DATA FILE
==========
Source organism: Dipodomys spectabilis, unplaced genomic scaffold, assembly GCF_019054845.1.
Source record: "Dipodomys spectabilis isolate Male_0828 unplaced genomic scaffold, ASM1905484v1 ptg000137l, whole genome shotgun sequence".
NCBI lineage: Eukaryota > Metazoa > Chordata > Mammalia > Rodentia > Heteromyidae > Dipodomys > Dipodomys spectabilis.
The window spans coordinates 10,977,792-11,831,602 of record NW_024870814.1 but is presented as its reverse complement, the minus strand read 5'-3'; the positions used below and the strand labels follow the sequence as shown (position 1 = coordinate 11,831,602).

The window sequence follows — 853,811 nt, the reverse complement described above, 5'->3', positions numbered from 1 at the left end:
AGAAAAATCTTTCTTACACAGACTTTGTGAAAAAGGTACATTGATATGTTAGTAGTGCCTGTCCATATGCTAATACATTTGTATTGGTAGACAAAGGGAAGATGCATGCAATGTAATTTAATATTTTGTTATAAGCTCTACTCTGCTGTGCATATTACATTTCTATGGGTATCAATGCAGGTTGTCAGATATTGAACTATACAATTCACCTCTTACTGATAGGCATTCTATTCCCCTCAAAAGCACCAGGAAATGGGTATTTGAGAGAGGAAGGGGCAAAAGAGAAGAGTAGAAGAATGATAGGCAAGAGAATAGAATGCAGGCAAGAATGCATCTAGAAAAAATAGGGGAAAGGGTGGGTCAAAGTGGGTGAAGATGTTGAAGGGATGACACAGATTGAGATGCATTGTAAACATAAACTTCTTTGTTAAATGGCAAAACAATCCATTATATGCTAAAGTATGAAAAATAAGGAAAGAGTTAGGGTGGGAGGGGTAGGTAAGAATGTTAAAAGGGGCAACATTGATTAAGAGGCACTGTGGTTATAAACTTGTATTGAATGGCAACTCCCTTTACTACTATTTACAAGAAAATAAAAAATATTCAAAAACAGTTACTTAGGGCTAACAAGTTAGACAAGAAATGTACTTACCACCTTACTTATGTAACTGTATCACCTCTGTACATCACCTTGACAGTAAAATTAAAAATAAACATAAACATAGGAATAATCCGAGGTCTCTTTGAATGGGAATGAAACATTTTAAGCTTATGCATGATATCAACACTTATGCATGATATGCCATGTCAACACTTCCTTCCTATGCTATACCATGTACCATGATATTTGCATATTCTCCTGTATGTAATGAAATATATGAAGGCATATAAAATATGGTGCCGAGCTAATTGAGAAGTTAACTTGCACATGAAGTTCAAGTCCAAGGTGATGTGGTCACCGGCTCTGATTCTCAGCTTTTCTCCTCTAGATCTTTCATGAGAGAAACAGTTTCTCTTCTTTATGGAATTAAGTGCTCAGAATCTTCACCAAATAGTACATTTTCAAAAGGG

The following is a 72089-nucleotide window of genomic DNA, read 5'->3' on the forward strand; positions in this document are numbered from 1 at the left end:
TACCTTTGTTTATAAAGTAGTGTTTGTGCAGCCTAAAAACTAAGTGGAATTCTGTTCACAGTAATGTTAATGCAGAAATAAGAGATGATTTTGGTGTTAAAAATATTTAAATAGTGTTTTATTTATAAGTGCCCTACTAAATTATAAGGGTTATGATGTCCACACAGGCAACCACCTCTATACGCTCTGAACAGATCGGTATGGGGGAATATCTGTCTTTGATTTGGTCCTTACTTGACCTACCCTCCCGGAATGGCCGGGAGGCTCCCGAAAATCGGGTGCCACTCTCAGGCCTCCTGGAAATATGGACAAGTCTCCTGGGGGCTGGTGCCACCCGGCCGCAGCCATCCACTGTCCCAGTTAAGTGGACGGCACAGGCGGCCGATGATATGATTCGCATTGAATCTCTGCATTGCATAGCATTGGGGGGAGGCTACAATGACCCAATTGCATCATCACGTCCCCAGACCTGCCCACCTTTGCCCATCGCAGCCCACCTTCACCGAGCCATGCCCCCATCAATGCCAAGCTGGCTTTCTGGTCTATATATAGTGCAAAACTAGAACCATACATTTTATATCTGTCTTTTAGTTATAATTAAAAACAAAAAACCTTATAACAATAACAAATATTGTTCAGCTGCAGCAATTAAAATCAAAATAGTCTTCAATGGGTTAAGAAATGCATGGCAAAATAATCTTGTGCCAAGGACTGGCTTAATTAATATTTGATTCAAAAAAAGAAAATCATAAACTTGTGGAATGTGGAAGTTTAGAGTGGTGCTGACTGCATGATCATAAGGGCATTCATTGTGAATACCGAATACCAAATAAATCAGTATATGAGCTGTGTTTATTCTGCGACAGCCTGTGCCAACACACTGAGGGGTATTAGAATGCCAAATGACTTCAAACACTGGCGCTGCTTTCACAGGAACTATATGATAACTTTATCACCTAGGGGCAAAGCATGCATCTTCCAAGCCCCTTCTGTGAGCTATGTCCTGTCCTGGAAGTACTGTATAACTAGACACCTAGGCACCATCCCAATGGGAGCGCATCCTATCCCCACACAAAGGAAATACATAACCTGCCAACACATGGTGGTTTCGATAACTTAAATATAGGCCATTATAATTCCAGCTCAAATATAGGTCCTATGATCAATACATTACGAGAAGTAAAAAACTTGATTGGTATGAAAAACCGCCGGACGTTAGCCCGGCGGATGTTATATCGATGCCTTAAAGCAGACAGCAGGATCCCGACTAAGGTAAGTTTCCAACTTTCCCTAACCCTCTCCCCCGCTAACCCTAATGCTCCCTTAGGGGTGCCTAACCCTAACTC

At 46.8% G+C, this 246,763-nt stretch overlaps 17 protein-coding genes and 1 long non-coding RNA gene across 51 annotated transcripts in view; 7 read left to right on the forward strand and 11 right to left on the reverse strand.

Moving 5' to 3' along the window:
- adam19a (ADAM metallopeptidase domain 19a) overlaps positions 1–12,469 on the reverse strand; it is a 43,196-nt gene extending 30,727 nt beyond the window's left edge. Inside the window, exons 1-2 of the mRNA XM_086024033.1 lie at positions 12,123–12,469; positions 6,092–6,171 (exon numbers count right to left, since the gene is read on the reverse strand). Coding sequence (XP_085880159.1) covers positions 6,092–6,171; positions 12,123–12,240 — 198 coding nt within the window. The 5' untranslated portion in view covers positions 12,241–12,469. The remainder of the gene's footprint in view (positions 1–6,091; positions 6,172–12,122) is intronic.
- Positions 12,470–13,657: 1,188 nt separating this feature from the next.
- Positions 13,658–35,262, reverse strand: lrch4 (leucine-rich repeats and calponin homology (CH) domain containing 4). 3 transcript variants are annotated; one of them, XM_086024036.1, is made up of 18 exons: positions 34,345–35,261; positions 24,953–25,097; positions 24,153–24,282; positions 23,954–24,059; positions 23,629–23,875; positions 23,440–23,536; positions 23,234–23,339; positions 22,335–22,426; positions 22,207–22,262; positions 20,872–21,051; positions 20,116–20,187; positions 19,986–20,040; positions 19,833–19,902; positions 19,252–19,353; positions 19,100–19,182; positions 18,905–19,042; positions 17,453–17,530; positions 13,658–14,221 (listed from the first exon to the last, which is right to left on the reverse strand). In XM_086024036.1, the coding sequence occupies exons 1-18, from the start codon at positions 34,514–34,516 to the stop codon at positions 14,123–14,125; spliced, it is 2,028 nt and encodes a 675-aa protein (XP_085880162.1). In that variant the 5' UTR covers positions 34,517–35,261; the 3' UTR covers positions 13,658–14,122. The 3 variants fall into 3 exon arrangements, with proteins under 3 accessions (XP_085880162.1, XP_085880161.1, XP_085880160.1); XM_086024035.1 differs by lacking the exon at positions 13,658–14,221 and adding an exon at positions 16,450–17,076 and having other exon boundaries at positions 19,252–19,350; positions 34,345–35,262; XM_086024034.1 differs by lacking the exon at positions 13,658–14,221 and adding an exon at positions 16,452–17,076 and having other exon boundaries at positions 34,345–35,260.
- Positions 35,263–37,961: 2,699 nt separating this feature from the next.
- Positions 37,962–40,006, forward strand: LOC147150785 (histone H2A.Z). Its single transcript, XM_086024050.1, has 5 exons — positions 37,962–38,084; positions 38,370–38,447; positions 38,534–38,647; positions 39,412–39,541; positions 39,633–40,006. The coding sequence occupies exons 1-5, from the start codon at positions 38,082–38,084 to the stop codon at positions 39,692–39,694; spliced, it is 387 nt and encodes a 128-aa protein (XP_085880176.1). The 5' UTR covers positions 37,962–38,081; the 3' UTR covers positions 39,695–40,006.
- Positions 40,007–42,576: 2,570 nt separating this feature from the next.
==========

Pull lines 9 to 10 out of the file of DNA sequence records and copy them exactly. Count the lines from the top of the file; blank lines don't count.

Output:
At 46.8% G+C, this 246,763-nt stretch overlaps 17 protein-coding genes and 1 long non-coding RNA gene across 51 annotated transcripts in view; 7 read left to right on the forward strand and 11 right to left on the reverse strand.

Moving 5' to 3' along the window: